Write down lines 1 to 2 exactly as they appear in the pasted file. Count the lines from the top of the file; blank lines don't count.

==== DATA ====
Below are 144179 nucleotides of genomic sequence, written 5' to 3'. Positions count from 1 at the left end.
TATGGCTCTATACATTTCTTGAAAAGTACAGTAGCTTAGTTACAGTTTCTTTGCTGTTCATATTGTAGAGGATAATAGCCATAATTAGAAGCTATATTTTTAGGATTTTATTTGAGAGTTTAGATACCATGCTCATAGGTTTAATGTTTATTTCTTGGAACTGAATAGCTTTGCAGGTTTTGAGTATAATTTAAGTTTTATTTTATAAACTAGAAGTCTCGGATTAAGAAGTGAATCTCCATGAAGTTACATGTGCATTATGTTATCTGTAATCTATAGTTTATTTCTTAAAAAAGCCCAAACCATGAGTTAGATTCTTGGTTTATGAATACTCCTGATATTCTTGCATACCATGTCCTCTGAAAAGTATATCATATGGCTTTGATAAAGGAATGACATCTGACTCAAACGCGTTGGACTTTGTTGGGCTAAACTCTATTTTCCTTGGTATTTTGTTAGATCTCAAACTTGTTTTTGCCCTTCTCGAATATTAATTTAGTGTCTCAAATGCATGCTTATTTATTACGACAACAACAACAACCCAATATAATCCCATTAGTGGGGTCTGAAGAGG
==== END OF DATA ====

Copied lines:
Below are 144179 nucleotides of genomic sequence, written 5' to 3'. Positions count from 1 at the left end.
TATGGCTCTATACATTTCTTGAAAAGTACAGTAGCTTAGTTACAGTTTCTTTGCTGTTCATATTGTAGAGGATAATAGCCATAATTAGAAGCTATATTTTTAGGATTTTATTTGAGAGTTTAGATACCATGCTCATAGGTTTAATGTTTATTTCTTGGAACTGAATAGCTTTGCAGGTTTTGAGTATAATTTAAGTTTTATTTTATAAACTAGAAGTCTCGGATTAAGAAGTGAATCTCCATGAAGTTACATGTGCATTATGTTATCTGTAATCTATAGTTTATTTCTTAAAAAAGCCCAAACCATGAGTTAGATTCTTGGTTTATGAATACTCCTGATATTCTTGCATACCATGTCCTCTGAAAAGTATATCATATGGCTTTGATAAAGGAATGACATCTGACTCAAACGCGTTGGACTTTGTTGGGCTAAACTCTATTTTCCTTGGTATTTTGTTAGATCTCAAACTTGTTTTTGCCCTTCTCGAATATTAATTTAGTGTCTCAAATGCATGCTTATTTATTACGACAACAACAACAACCCAATATAATCCCATTAGTGGGGTCTGAAGAGG